On 30 May, the Council convened its monthly meeting on the political and humanitarian situations in Syria. Special Envoy for Syria Geir O. Pedersen, OCHA Deputy Director of Operations and Advocacy Ghada Eltahir Mudawi and Middle East Regional Program Director of the Norwegian Refugee Council Morgane Aveline briefed. Mudawi provided an overview of the increasingly dire humanitarian situation in the country and described the recent efforts of the UN and other actors to deliver humanitarian aid in Syria. She called for a 12-month extension of the Security Council authorisation of the cross-border aid mechanism.
The EU-sponsored seventh Brussels Conference, titled “Supporting the Future of Syria and the Region”, was convened on 14-15 June. The conference aimed at mobilising the international community in support of a comprehensive and credible political solution to the Syria conflict in line with resolution 2254 and addressing critical humanitarian issues. Conference participants pledged €5.6 billion, including €4.6 billion for 2023 and €1 billion for 2024 and future years. The funding aims to support people in Syria and neighbouring countries hosting Syrian refugees. The amount pledged was less than last year’s annual Brussels conference, where participants pledged €6.4 billion for 2022 and future years.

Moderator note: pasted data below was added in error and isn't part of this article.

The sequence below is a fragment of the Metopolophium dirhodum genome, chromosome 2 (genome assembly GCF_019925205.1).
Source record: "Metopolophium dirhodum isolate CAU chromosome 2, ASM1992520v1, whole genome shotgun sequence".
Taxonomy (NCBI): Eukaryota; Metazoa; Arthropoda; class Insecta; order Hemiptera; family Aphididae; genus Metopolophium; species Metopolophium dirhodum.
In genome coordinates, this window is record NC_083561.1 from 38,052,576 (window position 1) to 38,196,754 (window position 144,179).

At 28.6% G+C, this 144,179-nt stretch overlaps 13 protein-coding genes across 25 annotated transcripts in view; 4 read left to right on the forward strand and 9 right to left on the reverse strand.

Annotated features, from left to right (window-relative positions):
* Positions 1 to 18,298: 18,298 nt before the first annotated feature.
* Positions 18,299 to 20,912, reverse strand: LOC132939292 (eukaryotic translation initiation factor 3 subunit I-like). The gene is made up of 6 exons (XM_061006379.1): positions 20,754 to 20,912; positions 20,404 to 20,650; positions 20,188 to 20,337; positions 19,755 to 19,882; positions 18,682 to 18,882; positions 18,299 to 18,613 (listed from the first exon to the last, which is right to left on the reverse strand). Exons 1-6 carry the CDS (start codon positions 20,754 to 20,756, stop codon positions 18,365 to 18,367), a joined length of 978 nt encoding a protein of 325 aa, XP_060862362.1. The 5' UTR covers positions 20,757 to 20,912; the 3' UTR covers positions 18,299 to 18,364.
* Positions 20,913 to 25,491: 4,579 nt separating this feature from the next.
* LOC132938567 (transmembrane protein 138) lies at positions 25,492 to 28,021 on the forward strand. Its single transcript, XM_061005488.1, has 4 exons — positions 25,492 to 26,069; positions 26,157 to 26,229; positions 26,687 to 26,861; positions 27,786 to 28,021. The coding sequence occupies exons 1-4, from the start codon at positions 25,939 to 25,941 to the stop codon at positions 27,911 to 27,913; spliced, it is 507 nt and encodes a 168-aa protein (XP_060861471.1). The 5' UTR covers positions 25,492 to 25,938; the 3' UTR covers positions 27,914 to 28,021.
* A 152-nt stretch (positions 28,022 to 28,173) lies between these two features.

At the time of writing, although the flash appeal for earthquake relief in Syria ($397.6 million) was fully funded, the humanitarian response plan for 2023 ($5.41 billion) was only 11.6 percent funded.
In his remarks at the Brussels conference, Pedersen called for ensuring adequate funding for addressing essential needs and noted that swift disbursements of the funding are needed to support the Syrian people as well as host communities in the wider region. He added that he is engaging with relevant parties in a renewed effort to reconvene the Constitutional Committee in Geneva as soon as possible. He emphasised the need for a 12-month extension of the Council’s authorisation of the cross-border aid mechanism. In regard to the renewed political attention on Syria, he noted that “if this opportunity is seized and if players coordinate and work together, I am convinced that it is possible to move forward”. (For more on recent political developments in Syria, see our June Forecast.)